Applicability of wood durability testing methods to bio-based building materials
S F Curling, B K Stefanowski, E Mansour, G A Ormondroyd
It is well known that organic materials may be susceptible to attack from a range of fungal organisms and any bio-based material used in locations where there is the possibility of microbiological activity must be expected to be able to withstand or prevent such attack. There are a wide range of test methods and standards in place to test susceptibility although most of these test individual components such as wood or panel material. A wide range of old and new bio-based materials and novel construction techniques are showing an increase in use in new building and in the restoration of old buildings. These materials need to be assessed against microbial activity to determine if they are suitable for use in a particular area. Standard wood decay test methods are widely known and would seem applicable to many of the materials being used – especially where wood based products are used. However, due to their structure certain testing problems can arise. This paper seeks to test a variety of building materials, including sheep’s wool, mineral wool, hemp, wood fibre, cellulose flakes and assess the suitability of the testing regime on these materials. The method selected was the wood panel testing method DD ENV 12038, with some modifications to measure the extent of fungal growth as well as decay. The results show that although there was significant growth of the fungi through test samples only the lignocellulosic materials showed any appreciable decay. It was also noted that for some of the samples the structure of the material e.g. very thick or particulate fill, made the test sub-optimal.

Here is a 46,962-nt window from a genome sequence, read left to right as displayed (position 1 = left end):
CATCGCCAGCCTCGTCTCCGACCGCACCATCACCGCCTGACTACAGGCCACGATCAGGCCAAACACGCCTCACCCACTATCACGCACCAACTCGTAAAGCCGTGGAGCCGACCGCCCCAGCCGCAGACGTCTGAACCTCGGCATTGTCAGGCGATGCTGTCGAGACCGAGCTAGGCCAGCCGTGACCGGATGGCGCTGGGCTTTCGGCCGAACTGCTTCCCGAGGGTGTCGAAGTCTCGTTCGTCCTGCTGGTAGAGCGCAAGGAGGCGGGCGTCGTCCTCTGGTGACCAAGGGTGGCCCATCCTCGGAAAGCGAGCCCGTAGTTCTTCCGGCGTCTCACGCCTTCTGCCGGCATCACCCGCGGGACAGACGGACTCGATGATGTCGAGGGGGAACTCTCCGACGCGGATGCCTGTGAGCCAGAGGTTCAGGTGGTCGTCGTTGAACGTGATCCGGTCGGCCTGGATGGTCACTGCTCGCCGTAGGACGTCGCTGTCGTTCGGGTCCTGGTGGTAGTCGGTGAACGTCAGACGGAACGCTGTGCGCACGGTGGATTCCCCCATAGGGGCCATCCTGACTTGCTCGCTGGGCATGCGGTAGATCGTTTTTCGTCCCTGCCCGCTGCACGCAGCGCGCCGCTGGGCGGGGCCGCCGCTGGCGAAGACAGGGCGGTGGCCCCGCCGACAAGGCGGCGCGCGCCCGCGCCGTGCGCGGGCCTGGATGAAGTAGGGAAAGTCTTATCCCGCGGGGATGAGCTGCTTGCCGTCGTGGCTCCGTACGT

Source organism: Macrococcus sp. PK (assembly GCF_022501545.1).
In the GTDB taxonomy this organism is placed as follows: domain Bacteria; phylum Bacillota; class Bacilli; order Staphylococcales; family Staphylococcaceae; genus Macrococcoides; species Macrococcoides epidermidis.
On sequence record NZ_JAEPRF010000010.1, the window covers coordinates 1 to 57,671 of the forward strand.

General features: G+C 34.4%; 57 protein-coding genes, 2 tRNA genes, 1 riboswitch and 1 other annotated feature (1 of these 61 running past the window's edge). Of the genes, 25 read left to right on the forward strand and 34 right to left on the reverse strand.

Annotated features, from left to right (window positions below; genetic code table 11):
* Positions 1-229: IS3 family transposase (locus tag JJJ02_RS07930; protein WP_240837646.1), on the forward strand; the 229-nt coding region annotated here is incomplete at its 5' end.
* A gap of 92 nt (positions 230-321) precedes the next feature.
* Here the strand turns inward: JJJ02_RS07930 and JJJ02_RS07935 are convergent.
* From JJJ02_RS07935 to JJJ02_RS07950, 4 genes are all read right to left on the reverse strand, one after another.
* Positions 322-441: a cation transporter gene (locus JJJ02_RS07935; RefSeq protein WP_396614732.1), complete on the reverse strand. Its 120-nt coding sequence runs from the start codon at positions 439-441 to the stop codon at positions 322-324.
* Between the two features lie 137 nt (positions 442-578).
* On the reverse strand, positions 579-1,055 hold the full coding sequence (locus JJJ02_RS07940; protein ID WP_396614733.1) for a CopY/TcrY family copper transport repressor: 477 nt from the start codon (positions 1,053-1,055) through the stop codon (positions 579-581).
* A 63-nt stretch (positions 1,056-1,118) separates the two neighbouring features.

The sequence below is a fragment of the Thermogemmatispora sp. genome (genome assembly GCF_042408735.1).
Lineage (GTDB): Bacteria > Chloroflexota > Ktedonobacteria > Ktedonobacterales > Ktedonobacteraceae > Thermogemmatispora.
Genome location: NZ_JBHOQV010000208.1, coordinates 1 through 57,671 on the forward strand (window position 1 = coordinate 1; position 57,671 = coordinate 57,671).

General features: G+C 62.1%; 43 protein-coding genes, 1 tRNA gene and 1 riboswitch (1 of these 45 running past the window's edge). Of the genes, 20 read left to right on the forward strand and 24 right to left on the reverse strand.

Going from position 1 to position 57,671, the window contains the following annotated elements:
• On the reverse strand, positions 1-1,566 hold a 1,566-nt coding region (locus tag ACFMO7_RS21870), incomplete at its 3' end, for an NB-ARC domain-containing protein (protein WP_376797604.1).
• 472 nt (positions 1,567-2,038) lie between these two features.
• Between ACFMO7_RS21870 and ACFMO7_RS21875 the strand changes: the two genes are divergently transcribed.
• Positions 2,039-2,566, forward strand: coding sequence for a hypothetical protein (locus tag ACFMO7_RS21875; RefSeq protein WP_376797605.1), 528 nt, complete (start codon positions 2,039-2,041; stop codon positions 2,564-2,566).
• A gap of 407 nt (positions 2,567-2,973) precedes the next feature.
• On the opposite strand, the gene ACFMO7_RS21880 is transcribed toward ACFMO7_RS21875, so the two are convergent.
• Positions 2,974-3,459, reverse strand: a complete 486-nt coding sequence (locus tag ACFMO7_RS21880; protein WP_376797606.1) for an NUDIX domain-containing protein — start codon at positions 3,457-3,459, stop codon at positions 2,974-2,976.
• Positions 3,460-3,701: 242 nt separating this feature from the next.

Keywords: decay, biobased, Basidiomycetes, testing, building materials, insulation